New Zealand's payday reporting to become voluntary from April New Zealand's payday reporting to become voluntary from April

New Zealand's payday reporting to become voluntary from April
02 Feb 2018

The New Zealand Inland Revenue’s (IR) transformation project is now underway and is expected to have a major impact on the country’s employers.

The project introduces the concept of ‘payday reporting’ on a voluntary basis from April this year and on a compulsory basis from April 2019. Once implemented, it will be necessary to send payroll information to the IR within two days of each payroll run taking place. For a weekly payroll, for example, this will mean sending the information electronically four times a month.

Large organisations currently report twice monthly and small businesses each month. The existing FIRST system will be replaced with START, which has more user tools for PAYE Intermediaries (PIs) and is expected to be more efficient.

It was initially thought that organisations would need to interact with both systems during the transition period, primarily because student loans and child support elements are not currently incorporated into START. But the IR has now confirmed that users will only have to deal with one system and IR will manage all 'behind the scenes' reconciliations.

According to NZ Business, PIs such as iPayroll will interact directly with the new eServices or gateway (both in START) and IR will transfer any relevant data between START and FIRST.

During the voluntary period for payday reporting, employers can choose whether to continue with the current monthly reporting schedule or to adopt payday reporting. Both options make it necessary to interact with START rather than FIRST.

The current irFile system for uploading the monthly IR348 employer monthly schedule will be replaced by START eServices (myIR), although the same file format will still apply. Payday reporting can be uploaded through myIR or submitted through the new gateway services.

Emma Woollacott is a freelance business journalist. Her work has appeared in a wide range of publications, including the Guardian, the Times, Forbes and the BBC.

The New Zealand Inland Revenue’s (IR) transformation project is now underway and is expected to have a major impact on the country’s employers.

The project introduces the concept of ‘payday reporting’ on a voluntary basis from April this year and on a compulsory basis from April 2019. Once implemented, it will be necessary to send payroll information to the IR within two days of each payroll run taking place. For a weekly payroll, for example, this will mean sending the information electronically four times a month.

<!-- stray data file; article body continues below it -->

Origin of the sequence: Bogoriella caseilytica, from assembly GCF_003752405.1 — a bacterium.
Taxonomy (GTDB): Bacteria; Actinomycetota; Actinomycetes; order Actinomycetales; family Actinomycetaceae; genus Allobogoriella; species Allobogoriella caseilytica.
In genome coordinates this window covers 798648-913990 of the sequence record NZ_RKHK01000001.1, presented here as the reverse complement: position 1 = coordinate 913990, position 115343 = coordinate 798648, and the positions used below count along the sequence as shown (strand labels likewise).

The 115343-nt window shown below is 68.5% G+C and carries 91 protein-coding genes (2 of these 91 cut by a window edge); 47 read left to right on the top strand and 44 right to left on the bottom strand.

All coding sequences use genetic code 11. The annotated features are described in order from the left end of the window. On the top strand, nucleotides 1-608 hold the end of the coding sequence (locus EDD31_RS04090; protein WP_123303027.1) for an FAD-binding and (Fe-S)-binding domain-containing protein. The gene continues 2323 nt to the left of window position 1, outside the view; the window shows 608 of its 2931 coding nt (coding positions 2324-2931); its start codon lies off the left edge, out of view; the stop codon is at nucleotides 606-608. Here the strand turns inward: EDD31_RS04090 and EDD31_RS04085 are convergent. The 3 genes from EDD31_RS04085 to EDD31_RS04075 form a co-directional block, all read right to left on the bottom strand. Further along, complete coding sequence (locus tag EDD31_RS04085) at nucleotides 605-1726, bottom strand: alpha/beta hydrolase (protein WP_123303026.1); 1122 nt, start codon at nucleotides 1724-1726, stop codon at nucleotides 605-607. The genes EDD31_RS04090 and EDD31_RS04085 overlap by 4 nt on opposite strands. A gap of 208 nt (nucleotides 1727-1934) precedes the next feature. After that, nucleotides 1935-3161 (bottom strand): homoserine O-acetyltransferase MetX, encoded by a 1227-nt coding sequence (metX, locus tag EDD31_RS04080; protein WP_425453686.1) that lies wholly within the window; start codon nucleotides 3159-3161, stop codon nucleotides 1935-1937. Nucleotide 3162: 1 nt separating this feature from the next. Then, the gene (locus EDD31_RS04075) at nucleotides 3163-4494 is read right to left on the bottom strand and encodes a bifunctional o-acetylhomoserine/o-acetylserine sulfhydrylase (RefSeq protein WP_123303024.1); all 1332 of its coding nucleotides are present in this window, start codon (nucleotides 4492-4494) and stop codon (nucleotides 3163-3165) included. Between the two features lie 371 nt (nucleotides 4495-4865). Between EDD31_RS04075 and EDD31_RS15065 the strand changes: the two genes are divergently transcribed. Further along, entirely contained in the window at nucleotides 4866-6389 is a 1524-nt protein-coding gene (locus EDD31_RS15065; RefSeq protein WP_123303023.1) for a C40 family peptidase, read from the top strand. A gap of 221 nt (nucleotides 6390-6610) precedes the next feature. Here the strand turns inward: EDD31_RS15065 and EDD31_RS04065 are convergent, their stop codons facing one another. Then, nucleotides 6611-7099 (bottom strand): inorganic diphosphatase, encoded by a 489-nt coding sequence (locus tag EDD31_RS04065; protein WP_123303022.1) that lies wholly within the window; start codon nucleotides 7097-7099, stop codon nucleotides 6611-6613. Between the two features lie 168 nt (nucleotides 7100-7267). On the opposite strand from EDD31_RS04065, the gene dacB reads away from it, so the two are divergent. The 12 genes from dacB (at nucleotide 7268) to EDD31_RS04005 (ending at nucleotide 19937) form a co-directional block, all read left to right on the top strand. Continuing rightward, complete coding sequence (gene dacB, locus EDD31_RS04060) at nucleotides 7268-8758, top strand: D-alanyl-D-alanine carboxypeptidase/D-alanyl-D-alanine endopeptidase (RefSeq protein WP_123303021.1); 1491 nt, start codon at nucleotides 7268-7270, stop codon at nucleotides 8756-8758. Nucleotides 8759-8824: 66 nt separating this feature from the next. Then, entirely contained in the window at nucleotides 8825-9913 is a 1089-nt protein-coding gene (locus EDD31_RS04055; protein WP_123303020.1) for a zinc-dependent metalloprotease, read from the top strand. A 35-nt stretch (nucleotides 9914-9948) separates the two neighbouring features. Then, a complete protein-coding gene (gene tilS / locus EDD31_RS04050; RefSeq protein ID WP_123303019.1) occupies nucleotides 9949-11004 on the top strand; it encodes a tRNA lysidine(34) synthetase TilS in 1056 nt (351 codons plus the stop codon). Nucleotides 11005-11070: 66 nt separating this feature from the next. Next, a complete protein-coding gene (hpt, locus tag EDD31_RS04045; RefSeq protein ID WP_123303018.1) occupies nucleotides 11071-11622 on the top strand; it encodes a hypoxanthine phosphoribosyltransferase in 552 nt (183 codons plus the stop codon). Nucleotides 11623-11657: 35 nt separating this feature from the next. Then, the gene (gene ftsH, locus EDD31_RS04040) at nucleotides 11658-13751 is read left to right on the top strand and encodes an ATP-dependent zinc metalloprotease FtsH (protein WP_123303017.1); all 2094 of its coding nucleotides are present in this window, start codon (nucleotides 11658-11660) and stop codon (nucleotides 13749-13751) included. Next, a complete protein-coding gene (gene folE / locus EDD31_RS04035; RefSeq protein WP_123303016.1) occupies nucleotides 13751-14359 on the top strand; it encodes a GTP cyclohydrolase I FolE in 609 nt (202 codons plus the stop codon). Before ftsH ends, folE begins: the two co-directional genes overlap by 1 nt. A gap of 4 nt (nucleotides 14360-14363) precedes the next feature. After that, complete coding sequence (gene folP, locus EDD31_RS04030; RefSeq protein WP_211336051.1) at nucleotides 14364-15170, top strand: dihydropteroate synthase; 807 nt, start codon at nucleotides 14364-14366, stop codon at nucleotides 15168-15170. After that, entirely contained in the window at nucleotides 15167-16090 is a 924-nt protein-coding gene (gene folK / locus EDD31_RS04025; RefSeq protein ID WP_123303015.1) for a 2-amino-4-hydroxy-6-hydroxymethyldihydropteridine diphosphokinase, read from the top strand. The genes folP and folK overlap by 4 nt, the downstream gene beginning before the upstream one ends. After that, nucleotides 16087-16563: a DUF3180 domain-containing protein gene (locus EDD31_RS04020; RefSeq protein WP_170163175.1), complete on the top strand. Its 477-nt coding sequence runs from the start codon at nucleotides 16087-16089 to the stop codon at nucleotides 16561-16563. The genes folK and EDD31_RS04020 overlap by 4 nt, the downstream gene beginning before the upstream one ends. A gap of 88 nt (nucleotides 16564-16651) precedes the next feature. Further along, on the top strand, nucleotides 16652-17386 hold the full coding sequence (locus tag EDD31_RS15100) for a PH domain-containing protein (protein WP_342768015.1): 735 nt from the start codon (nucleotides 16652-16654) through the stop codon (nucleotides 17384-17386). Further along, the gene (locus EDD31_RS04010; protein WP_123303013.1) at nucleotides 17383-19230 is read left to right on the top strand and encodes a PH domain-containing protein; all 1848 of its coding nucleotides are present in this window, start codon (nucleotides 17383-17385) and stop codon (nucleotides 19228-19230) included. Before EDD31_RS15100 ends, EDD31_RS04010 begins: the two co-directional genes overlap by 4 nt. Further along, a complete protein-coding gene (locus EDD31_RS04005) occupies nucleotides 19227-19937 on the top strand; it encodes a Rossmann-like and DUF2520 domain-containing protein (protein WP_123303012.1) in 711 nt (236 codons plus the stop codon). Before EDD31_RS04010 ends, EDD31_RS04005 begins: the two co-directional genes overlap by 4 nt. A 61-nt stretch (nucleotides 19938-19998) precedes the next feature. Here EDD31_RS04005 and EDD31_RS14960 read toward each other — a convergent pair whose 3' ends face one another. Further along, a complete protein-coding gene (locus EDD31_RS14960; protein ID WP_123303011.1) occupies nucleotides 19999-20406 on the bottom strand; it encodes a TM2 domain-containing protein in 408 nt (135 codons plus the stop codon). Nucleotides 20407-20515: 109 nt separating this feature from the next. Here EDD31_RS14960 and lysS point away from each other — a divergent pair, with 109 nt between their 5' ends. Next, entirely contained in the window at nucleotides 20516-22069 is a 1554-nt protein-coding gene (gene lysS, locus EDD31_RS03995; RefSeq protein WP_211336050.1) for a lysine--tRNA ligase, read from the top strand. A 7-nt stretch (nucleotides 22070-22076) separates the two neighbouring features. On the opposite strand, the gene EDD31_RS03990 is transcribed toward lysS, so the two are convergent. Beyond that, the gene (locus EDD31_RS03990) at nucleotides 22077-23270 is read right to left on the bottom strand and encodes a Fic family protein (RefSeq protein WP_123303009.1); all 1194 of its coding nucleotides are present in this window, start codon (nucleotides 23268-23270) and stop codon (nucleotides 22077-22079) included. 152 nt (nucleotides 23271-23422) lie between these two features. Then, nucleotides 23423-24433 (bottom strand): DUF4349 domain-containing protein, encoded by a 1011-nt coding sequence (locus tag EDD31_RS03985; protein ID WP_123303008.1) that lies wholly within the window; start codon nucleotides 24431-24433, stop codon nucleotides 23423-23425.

Large organisations currently report twice monthly and small businesses each month. The existing FIRST system will be replaced with START, which has more user tools for PAYE Intermediaries (PIs) and is expected to be more efficient.

It was initially thought that organisations would need to interact with both systems during the transition period, primarily because student loans and child support elements are not currently incorporated into START. But the IR has now confirmed that users will only have to deal with one system and IR will manage all 'behind the scenes' reconciliations.

According to NZ Business, PIs such as iPayroll will interact directly with the new eServices or gateway (both in START) and IR will transfer any relevant data between START and FIRST.

During the voluntary period for payday reporting, employers can choose whether to continue with the current monthly reporting schedule or to adopt payday reporting. Both options make it necessary to interact with START rather than FIRST.

The current irFile system for uploading the monthly IR348 employer monthly schedule will be replaced by START eServices (myIR), although the same file format will still apply. Payday reporting can be uploaded through myIR or submitted through the new gateway services.

Emma Woollacott is a freelance business journalist. Her work has appeared in a wide range of publications, including the Guardian, the Times, Forbes and the BBC.

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